Oxford University Press

Dhadi Dharbar: Religion, Violence, and the Performance of Sikh History

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ISBN: 9780195679670
Publisher: Oxford University Press
Publication Date: 2006-11-02
Number of pages: 286
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How do traditions that entail a history of cultural and religious pluralism respond to situations of crisis and violence? What are the strategies of cultural performers to modern identity politics and how do they negotiate their social status in the realm of society and religion?

Dhadi Darbar offers the first systematic analysis of the dhadi tradition of song performance that has deep historical roots in Punjab. A study of the socio-cultural history and ethnography of this tradition, it traces significant changes in generic form and ideological content. Analysing key performative texts, themes such as Sikh martyr histories, and ethnographic narratives, Nijhawan demonstrates different ways in which this genre has become related to agendas of religious and political identity formation in twentieth-century Punjab.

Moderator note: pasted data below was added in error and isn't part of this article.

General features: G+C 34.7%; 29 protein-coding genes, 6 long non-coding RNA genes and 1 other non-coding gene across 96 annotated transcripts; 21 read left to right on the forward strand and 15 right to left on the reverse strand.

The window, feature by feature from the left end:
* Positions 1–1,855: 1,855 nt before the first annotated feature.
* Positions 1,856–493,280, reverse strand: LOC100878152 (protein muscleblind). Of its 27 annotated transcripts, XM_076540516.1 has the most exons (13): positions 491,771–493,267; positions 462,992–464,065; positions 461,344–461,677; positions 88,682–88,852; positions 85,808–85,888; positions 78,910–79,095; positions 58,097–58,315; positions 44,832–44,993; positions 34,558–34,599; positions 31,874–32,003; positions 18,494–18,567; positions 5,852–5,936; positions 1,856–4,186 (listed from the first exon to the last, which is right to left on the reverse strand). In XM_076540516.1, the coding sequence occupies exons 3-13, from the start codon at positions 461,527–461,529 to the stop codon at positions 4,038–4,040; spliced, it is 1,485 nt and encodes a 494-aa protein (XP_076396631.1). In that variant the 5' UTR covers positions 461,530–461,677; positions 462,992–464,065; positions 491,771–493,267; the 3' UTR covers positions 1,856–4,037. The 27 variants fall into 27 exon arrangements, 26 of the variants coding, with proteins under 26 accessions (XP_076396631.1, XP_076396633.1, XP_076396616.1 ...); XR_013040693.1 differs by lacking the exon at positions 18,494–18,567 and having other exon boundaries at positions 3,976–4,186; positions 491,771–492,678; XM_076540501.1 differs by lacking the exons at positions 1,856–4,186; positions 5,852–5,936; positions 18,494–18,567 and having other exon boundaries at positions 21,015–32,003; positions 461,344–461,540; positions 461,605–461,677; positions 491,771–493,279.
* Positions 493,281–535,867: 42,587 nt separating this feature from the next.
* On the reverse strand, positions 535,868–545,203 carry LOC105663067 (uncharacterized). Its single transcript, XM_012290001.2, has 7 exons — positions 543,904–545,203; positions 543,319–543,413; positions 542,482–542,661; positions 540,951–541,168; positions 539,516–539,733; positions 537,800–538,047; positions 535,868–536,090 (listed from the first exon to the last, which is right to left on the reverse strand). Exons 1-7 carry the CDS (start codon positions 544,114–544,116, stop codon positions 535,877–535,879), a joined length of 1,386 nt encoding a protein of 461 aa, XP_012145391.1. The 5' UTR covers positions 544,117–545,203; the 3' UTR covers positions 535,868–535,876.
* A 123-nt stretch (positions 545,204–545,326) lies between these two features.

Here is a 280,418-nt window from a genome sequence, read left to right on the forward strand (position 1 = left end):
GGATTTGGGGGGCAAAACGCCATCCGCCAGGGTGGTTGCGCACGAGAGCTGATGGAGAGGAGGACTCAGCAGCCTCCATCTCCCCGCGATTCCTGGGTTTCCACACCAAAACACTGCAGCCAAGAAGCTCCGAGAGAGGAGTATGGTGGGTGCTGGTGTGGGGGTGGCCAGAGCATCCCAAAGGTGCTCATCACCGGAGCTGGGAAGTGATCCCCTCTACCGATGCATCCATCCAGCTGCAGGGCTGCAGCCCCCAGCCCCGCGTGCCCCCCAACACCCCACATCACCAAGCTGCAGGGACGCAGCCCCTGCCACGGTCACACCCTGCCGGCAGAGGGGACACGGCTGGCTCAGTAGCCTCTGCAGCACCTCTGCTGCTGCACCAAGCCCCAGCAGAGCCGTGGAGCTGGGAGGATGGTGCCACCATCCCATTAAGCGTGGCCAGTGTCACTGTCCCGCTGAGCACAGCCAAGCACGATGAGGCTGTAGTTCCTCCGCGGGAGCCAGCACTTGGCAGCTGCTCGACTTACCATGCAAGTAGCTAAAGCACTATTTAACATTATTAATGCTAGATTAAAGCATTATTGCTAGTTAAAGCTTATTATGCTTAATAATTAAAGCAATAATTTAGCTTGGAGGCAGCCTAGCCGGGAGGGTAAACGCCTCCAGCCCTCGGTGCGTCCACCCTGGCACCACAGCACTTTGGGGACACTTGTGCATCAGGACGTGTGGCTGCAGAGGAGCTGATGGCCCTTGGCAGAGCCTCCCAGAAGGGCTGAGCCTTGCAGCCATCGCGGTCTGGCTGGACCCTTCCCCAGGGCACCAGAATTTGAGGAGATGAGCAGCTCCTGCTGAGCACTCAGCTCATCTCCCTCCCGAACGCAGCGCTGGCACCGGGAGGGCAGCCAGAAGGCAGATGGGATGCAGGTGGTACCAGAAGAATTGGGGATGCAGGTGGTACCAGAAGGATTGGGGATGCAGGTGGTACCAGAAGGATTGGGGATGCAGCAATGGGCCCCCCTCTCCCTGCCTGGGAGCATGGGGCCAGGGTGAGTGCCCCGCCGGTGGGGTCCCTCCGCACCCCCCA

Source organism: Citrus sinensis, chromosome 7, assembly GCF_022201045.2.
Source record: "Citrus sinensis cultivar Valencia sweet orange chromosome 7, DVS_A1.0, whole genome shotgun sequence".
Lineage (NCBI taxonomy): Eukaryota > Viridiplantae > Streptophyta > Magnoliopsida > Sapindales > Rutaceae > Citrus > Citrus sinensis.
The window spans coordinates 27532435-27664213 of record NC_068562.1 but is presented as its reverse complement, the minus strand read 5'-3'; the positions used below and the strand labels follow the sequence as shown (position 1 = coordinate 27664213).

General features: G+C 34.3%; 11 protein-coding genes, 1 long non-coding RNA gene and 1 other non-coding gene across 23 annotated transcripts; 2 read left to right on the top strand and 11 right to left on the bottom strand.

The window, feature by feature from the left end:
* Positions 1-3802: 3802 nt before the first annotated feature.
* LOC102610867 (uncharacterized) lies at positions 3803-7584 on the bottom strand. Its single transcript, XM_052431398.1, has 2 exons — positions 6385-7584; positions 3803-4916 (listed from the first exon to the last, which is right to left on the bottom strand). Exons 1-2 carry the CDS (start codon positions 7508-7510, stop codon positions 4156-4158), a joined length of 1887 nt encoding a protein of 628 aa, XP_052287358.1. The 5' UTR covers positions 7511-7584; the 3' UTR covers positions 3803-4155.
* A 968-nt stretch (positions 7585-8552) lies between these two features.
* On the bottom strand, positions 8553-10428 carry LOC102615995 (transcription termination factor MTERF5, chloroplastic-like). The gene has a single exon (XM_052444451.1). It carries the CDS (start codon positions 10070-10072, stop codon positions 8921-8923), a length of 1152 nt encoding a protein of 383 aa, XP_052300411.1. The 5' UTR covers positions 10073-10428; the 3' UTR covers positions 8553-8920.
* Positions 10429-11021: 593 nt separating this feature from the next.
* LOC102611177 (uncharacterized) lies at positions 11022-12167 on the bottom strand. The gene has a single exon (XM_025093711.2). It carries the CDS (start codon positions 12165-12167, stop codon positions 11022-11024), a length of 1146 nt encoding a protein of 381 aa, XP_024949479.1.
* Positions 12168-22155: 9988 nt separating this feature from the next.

The book captures critical historical junctures as sites of social engagement and cultural practice in which matters of religious and social identity are negotiated. It emphasizes the translatability and legitimization of violence in the post-Partition context, including the militancy of the 1980s and early 1990s.

Nijhawan draws on a wide range of unexplored historical and ethnographical sources and interactions with contemporary dhadi performers. He establishes that vernacular traditions of oral narration encourage alternative forms of historical imagination. The author argues that religion is an evolving area of social interaction, thus giving rise to narrative linkages between religious and political discourse.

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